Michael Osinski has an interesting article on nymag.com about how he, a CMO-structurer-turned-oyster-farmer, is playing in the riskier end of the distressed-debt market.
I have no illusions about the risk of what I’m doing. Buying mortgage-backed bonds today is putting your finger to the wind in a storm, like you’re standing on a seawall facing a nor’easter. You know the second wave of defaults is coming. It’s forming out past Montauk, swelling in Gardiners Bay, about to smash into your seawall. Will it knock you down, rip your boat from its cleats, and scatter your oyster cages all along the rock pile?…
I buy my bonds through a former colleague named T…
You have to treat every bond like a time bomb, carefully assessing how much time you’ve got before it blows up in your face.
T. is selling me CMO bonds. I’ve bought seven of them in the last three months.
It’s a good, well-balanced piece, which shows how a sophisticated financial market professional is taking very careful and calculated risks with money he can afford to lose. He also knows, of course, that if he does end up losing that money, he has no one but himself to blame.
And then, at the end, it goes horribly, horribly wrong:
So how can you consider joining Michael Osinski and invest in toxic assets?
The answer to that question is Do Not consider joining Michael Osinski. Do Not invest in toxic assets. And, whatever you do, Do Not start buying shares in things like BKT and HSM and TSI and FMY and HTR — ticker symbols all helpfully provided by nymag.com — especially if you think that in doing so you’re somehow replicating what Osinski is doing. You’re not.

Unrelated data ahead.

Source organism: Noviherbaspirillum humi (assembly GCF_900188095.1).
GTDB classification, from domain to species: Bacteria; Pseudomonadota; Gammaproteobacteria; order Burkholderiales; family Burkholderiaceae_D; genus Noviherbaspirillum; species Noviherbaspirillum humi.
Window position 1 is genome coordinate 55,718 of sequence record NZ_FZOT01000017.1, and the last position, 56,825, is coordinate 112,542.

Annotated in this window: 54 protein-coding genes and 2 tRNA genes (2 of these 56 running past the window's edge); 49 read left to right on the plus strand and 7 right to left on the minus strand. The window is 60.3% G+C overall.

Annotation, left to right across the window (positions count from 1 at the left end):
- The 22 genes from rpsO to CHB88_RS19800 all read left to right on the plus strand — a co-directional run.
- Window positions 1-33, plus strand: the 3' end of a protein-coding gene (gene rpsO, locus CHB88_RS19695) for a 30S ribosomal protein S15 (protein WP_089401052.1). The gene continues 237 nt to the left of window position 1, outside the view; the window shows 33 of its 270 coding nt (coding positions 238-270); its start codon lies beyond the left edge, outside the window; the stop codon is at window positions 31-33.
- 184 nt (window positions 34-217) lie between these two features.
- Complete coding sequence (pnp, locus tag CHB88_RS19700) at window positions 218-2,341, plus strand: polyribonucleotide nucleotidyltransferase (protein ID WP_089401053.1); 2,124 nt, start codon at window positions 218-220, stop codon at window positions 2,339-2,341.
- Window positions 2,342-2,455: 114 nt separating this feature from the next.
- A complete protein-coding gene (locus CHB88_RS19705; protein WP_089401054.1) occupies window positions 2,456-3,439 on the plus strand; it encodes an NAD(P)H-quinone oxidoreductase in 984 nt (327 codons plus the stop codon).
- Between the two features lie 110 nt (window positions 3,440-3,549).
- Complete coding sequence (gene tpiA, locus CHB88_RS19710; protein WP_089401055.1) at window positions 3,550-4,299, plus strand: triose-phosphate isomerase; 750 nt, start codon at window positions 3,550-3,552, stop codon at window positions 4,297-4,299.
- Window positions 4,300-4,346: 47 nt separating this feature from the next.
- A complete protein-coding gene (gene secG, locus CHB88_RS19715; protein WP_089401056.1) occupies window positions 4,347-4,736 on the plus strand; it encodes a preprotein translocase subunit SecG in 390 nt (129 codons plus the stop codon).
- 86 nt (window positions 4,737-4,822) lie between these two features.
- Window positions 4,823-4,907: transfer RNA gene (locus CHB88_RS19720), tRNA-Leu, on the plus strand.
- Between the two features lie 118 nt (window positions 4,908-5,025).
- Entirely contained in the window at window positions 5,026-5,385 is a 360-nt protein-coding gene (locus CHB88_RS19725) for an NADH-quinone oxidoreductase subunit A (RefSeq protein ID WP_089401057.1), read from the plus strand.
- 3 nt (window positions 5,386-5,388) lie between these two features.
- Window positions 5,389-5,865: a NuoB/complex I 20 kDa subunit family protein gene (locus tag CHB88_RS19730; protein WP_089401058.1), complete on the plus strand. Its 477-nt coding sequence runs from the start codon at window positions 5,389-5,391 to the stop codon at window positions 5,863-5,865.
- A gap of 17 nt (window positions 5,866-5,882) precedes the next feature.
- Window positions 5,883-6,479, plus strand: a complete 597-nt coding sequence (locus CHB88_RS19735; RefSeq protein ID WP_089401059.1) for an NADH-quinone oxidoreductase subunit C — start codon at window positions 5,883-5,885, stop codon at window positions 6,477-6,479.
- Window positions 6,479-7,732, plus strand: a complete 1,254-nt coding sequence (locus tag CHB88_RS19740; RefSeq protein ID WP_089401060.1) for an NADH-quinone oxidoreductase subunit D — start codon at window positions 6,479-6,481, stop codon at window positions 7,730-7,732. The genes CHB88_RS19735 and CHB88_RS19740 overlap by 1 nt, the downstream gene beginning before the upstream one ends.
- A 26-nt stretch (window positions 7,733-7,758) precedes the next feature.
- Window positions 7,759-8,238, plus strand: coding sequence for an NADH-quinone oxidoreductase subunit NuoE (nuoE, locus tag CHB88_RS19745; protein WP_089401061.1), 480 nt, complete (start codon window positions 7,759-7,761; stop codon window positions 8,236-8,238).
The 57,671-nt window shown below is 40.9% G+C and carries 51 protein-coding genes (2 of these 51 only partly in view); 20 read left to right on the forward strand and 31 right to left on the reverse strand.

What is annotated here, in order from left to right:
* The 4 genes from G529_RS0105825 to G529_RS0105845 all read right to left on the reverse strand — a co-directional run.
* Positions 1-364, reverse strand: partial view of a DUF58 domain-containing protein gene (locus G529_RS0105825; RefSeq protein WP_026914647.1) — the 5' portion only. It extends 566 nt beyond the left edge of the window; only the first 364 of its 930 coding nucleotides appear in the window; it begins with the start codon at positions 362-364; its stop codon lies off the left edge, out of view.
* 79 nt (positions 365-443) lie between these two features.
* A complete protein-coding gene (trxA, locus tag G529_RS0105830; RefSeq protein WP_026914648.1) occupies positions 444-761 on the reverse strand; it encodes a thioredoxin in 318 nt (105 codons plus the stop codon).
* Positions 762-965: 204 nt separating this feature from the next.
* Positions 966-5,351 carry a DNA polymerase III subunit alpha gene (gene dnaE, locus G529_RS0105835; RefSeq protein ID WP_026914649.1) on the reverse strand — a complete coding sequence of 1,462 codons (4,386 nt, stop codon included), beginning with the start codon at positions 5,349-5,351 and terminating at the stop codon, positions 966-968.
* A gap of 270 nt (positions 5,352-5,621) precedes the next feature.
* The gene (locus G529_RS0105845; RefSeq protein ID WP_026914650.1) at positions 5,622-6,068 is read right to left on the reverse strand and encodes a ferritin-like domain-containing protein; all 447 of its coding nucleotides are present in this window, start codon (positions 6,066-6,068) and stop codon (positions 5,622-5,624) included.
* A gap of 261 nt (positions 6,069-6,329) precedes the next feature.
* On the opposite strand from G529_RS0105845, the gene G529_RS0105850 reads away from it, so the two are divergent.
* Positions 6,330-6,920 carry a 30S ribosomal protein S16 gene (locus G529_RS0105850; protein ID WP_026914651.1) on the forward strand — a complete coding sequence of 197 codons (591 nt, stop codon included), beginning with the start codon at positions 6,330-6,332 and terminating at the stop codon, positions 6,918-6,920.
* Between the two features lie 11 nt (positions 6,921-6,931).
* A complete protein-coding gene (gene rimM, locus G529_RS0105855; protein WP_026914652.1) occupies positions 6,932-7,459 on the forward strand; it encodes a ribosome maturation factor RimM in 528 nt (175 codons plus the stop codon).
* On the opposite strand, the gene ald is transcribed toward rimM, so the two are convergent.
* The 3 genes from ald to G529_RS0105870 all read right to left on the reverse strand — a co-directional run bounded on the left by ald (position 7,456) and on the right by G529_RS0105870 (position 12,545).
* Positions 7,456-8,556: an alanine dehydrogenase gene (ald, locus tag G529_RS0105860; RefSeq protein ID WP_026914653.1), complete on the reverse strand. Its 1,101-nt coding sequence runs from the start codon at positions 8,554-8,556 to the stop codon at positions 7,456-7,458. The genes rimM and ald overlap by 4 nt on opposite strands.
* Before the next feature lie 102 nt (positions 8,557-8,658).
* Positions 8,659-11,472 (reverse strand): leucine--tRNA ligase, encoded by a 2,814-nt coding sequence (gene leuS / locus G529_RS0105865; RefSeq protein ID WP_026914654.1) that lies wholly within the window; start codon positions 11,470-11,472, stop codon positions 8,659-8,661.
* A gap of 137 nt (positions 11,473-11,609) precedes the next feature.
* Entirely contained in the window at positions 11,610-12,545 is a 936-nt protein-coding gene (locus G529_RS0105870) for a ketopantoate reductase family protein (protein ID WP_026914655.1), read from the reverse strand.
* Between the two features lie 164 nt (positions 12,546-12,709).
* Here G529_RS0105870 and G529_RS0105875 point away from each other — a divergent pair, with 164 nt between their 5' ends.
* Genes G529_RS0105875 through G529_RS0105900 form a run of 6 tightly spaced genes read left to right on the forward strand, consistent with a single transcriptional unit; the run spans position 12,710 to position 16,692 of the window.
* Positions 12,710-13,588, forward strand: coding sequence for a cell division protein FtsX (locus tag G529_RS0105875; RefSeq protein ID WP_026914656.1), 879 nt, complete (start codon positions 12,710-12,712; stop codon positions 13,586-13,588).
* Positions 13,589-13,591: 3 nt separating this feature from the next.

Osinski is buying a very small number of very carefully-vetted bonds. This is the classic “PA” trade, where financial market professionals buy obscure instruments for their personal account in sizes which simply don’t scale up to the sort of money thrown around by institutional investors. Osinski’s bought seven bonds in three months, and I’m sure he went over each and every one in great detail with his friend T. That’s small-scale, highly-informed investing — the exact opposite of throwing your money at the Helios Total Return fund and hoping for the best.
Yes, the website does urge its readers to “be especially careful here”. But that doesn’t excuse spending 600 words on what you should do if, in a moment of recklessness, you decide that you want to ape the investing strategy of an oyster farmer who has just written a feature article for nymag.com, and who knows much more about what he’s doing than you ever will.